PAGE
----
Liberia Recommits to Continental Trade Agreement -As 34th AU Summit Sets Benchmarks

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The 34th Ordinary Session of the Summit of Heads of State and Governments of the African Union (AU) got underway February 6-7, 2021, with President George M. Weah of Liberia affirming his government’s commitment to the Africa Continental Free Trade Area (ACFTA) agreement.

“I have placed the ratification of this Agreement at the top of my Legislative Agenda for 2021.  Once ratified by all member states, ACFTA will become an even stronger tool for economic growth on the African Continent,” President Weah remarked Sunday when he addressed his colleague African statesman via zoom conference in the wake of Coronavirus pandemic that has restricted the convergence of world body leaders at various fora, thus compelling President Weah to applaud outgoing AU Chairman, South African President Cyril Ramaphosa for “his prompt response for a Continental Strategy against the COVID-19 pandemic, and the establishment of the African Vaccine Acquisition Task Team that is to support the whole-of-Africa approach to the procurement of COVID-19 vaccines.

The African Continental Free Trade Area is a free trade area founded in 2018, with trade commencing as of 1 January 2021, created by the African Continental Free Trade Agreement among 54 of the 55 African Union nations. The free-trade area is the largest in the world in terms of the number of participating countries since the formation of the World Trade Organization.

The agreement was brokered by the African Union (AU) and was signed on by 44 of its 55 member states in Kigali, Rwanda on March 21, 2018 with the aim of creating a single market, deepening the economic integration of the continent; creating a liberalized market through multiple rounds of negotiations; aiding the movement of capital and people, facilitating investment; moving towards the establishment of a future continental customs union; achieving sustainable and inclusive socioeconomic development, gender equality and structural transformations within member states; enhancing competitiveness of member states within Africa and in the global market; encouraging industrial development through diversification and regional value chain development, agricultural development and food security, and resolving challenges of multiple and overlapping memberships.

Speaking on the ACFTA, President Weah stressed the importance of utilization of the Quota System by all AU member states.

“My delegation aligns itself with the proposal by the R10 Team, that the Quota System should take into consideration the principle of solidarity and payment of contributions. My delegation would like to state that this key component should not be the sole choice of the Commission, but should also be in conjunction with member states.

Regarding the Forensic Audit Report, the findings are not encouraging.  However, we are not without hope that the right thing CAN be done, and WILL be done, commencing with the implementation of the recommendations of the Report; as well as the extension of such audit to other organs of the AU. My delegation also aligns itself with the decision to adopt the budget for the year 2022, without any funding gap; in line with the golden rules,” President Weah affirmed.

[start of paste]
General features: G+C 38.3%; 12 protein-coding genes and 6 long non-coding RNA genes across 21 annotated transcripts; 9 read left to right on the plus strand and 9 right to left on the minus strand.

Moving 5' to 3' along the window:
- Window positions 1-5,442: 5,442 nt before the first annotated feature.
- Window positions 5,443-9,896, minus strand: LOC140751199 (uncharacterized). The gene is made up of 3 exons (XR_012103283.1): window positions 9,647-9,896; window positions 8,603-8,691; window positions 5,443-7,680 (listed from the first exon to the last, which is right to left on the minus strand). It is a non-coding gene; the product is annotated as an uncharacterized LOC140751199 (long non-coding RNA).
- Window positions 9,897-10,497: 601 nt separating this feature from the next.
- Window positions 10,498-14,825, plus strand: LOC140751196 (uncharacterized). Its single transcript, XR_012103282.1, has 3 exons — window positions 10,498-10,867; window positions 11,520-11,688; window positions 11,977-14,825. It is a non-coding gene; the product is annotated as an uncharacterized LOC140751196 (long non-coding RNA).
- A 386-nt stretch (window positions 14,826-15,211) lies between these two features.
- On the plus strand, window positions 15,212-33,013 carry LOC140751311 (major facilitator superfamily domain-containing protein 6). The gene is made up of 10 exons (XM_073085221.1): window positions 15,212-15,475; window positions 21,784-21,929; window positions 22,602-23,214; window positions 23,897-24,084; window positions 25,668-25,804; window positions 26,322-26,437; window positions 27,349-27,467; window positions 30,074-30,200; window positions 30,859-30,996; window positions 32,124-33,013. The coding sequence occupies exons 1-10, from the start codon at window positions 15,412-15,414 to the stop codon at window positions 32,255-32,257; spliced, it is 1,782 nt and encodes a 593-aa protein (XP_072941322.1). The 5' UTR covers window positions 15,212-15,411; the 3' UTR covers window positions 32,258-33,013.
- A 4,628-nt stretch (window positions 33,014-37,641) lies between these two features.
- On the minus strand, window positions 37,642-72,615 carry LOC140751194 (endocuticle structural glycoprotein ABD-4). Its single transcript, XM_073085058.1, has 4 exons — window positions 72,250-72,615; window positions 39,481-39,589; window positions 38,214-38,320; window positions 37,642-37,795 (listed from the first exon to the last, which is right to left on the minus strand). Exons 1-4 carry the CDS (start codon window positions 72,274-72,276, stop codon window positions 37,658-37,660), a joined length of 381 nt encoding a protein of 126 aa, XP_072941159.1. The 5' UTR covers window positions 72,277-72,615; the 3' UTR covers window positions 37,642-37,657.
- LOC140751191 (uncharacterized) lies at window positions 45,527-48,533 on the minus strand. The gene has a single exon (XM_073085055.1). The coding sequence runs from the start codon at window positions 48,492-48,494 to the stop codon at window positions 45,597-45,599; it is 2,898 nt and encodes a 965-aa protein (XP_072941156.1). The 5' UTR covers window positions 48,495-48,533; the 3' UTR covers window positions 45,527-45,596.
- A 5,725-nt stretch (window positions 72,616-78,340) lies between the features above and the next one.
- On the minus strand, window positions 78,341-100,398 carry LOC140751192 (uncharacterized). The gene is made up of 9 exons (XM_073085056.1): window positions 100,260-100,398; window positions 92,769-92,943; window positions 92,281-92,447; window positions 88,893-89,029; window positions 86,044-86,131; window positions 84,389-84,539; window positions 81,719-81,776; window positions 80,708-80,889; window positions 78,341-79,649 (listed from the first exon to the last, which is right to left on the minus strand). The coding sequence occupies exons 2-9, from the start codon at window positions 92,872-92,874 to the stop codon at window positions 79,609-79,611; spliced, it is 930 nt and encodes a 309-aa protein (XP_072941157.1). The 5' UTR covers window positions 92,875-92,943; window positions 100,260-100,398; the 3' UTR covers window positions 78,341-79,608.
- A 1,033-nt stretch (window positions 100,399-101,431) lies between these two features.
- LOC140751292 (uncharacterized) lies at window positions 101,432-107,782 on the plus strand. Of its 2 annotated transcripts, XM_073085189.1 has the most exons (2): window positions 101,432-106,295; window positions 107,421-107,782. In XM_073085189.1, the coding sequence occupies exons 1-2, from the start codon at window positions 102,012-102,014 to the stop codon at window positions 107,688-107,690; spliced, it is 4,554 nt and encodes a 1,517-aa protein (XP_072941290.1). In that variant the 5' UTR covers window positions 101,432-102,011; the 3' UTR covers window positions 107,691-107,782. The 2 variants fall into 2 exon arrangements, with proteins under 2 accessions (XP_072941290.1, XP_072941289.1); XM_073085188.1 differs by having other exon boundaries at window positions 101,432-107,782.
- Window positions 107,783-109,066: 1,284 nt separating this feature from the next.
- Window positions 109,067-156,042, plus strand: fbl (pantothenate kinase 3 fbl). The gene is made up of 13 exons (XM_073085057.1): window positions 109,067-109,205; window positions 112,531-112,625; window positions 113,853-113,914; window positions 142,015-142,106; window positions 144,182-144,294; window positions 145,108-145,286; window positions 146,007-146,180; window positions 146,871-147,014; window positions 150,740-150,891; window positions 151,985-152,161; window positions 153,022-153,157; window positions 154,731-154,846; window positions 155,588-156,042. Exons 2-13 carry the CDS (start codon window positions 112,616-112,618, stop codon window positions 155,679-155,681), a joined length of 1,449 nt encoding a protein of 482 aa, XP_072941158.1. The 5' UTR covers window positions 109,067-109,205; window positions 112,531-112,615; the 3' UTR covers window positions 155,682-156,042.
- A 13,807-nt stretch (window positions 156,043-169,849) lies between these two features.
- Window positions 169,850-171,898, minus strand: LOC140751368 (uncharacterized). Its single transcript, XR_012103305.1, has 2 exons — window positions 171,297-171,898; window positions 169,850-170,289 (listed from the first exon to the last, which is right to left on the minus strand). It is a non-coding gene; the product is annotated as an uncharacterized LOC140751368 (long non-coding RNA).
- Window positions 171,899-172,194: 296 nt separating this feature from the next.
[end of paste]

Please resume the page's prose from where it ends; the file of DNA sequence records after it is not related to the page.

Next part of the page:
Held under the theme: “Arts, Culture and Heritage: Levers for Building the Africa We Want”, the 34th AU Summit, President Weah observed, “does not only underscore appreciation of our culture, but more importantly, it highlights the need to harness this rich cultural diversity and heritage to foster integration, development, and peace on our continent. Indeed, celebrating this theme will showcase the potential of our diverse heritage to build the Africa we want.”

The Liberian leader further hailed the work done under the auspices of President Kagame, which President Weah claimed as laudable and impressive. “I therefore seize the opportunity to call for more targeted and practical actions which will ensure that reform in the African Union structures will translate into tangible benefits in the lives and livelihoods of our people. To achieve this, we as leaders will have to take deliberate steps, collectively and in our respective countries, so that the impact of these reforms is manifested through stronger continental economic integration, ease in trade and commerce, and free intra-continental movement.”

In furtherance of Liberia’s commitment to continental peace and security, President Weah called for urgent action to suppress the continuous wave of insecurity in various parts of the continent, caused by insurgencies and terrorists.

“The persistent attacks by terrorists in some parts of West Africa, including Mali, where troops from the Liberian army are serving under a multinational peace-keeping force, need urgent attention.  Additionally, the growing threats to Maritime security in the Gulf of Guinea, where pirate attacks are on the increase, gravely affects trade and commerce.  We must adopt stringent measures to curtail this unacceptable situation,” President Weah cautioned.

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